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More than 600 homes planned for two booming Coquitlam neighbourhoods

Coquitlam city council will consider three development bids for Oakdale and Burke Mountain at a June 5 public hearing.

A public hearing will be held next month for Coquitlam city council to consider adding more than 600 homes in the booming neighbourhoods of Oakdale and Burke Mountain.

Last Monday (May 15), city council unanimously gave first reading to three development bids to listen to the community’s comments on June 5:

  • Rize Alliance (Oakdale)
    • Applying to build a 38-storey market residential tower with 364 units, a six-storey market residential mid-rise with 40 units and two six-storey rental buildings with 163 units at 595–609 Westley Ave., 639 Elmwood St. and 600–616 Kemsley Ave.
  • Morningsun Homes
    • Proposing a 16-unit multiplex development for 1230 Mitchell St. on Burke Mountain
  • Morningstar Homes
    • Planning 29 single-family residential lots, five duplex lots and a townhouse lot at 3409, 3411, 3415, 3421 and 3455 Galloway Ave. on Burke Mountain

For the Oakdale application, the company proposes 137 market rental and 26 below-market rental units in its two rental buildings, said Andrew Merrill, Coquitlam's director of development services.

If approved, the development — located roughly 1,600 feet from the Burquitlam SkyTrain station — would consolidate 11 properties; there would also be a roundabout, and Kemsley Avenue and Elmwood Street would be widened in the area that also has multiple active bids.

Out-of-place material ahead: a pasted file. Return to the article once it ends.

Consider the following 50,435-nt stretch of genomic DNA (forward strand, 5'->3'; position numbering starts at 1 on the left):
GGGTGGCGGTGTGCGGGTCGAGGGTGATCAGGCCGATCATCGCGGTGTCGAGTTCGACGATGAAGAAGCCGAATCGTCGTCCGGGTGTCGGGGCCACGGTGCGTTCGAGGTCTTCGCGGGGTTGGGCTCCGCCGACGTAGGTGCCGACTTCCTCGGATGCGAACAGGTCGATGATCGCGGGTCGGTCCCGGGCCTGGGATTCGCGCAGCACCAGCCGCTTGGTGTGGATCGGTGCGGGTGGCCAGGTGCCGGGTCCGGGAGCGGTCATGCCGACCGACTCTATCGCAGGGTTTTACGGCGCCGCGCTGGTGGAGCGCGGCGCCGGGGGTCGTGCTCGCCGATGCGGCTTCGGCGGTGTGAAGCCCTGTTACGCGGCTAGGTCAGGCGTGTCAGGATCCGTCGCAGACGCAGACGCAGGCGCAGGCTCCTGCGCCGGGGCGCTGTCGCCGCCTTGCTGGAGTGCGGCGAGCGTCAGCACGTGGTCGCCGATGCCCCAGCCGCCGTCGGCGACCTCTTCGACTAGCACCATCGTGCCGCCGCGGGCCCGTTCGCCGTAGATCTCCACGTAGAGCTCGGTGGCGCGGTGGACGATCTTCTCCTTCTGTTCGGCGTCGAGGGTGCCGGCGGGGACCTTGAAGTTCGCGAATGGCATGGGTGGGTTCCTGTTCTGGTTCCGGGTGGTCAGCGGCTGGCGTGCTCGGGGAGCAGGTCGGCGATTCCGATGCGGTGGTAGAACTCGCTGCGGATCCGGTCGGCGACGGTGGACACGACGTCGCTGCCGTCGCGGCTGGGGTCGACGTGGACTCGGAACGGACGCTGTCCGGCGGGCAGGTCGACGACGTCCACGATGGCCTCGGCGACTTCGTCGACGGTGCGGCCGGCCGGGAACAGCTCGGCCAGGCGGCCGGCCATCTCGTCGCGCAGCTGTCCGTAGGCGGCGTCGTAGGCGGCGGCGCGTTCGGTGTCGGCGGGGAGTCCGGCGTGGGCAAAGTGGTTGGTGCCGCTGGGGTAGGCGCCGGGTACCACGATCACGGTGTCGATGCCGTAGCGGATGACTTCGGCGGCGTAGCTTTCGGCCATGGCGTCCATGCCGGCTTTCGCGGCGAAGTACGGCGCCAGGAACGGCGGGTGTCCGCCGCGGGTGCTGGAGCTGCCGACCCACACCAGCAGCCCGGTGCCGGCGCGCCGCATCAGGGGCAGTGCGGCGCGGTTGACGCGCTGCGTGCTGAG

The Rize Alliance plans would also see about 112 children in its complexes, as estimated by Coquitlam planners; however, the company is paying the city $194,000 in lieu of the childcare spaces — a move opposed by Coun. Brent Asmundson.

If green-lighted, the Oakdale development would also generate for the municipality:

  • $12.6 million in development cost charges
  • $12.1 million in density bonuses
  • $2.1 million in lieu for parking restrictions
  • $521,000 in community amenity contributions
  • $11,000 for the transportation demand management monitoring fund

Meanwhile, as for the Morningsun Homes application, of which Coun. Robert Mazzarolo recused himself from the vote for potential conflict of interest reasons, the company wants to rezone a vacant property at 1230 Mitchell St. for 16 homes in five residential buildings.

Still, like the Oakdale bid, Morningsun is offering cash in lieu to make up for its missing two childcare spaces on site.

Should that application proceed, it would bring in for the city:

  • $595,000 in development cost charges
  • $177,000 in community amenity contributions
  • $37,000 toward the Child Care Reserve Fund

And, for the Morningstar Homes plan, the company offering 29 single-family lots, five duplex lots, a townhouse lot plus a park lot and stream side protection measures close to Smiling Creek Elementary School.

The 12-acre site, which slopes 108 feet from the northeastern to southwestern corners and has a non-fish bearing tributary, will require rock blasting before construction begins.

"What's that going to look like and, more importantly, feel like?" Mazzarolo said, asking city staff for more information before the public hearing, as well as the area history.

If OK'd, the municipality would yield from Morningstar Homes:

  • $2 million in development cost charges
  • $214,000 in community amenity contributions
  • $56,000 toward the Child Care Reserve Fund

The City of Coquitlam recently received a petition from Paquette Street residents with more than 120 names to nix the Morningstar plan.

To have your say at the public hearing on June 5, you're asked to call 604-927-3010 or visit the City of Coquitlam's website to register.

The event takes place at 7 p.m. that evening at Coquitlam city hall (3000 Guildford Way).